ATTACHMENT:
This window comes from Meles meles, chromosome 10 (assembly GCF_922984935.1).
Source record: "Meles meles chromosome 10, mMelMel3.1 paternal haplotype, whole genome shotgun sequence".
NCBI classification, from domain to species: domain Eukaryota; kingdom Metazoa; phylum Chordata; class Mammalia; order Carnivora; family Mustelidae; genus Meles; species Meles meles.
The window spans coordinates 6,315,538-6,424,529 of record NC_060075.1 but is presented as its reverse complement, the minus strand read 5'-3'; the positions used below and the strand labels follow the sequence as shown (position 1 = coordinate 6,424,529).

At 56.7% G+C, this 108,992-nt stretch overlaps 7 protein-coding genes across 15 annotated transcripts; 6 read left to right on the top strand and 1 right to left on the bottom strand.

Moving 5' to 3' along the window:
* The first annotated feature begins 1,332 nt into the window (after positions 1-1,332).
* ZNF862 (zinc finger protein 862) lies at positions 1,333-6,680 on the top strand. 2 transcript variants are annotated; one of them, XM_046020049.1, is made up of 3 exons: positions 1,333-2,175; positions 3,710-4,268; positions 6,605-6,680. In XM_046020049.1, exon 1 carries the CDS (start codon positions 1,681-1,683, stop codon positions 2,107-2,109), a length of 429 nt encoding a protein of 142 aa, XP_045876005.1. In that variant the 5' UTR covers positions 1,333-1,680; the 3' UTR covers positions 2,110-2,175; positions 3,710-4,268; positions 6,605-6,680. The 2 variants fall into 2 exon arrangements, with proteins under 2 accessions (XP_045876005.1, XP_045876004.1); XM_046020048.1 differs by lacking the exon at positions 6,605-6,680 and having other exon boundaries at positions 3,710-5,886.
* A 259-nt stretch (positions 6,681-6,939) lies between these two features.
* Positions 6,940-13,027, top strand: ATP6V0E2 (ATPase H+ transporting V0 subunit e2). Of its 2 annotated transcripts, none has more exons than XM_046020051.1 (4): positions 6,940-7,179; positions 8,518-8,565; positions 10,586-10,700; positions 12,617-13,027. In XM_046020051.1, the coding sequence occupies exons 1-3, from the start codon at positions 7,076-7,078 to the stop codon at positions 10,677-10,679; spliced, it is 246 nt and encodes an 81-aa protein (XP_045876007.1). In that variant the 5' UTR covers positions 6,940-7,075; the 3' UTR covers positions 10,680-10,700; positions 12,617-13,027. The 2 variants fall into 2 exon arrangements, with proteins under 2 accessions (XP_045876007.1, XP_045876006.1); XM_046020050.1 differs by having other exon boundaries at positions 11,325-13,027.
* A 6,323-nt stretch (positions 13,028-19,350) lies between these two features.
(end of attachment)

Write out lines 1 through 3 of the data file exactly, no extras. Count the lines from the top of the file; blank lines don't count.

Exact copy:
This window comes from Meles meles, chromosome 10 (assembly GCF_922984935.1).
Source record: "Meles meles chromosome 10, mMelMel3.1 paternal haplotype, whole genome shotgun sequence".
NCBI classification, from domain to species: domain Eukaryota; kingdom Metazoa; phylum Chordata; class Mammalia; order Carnivora; family Mustelidae; genus Meles; species Meles meles.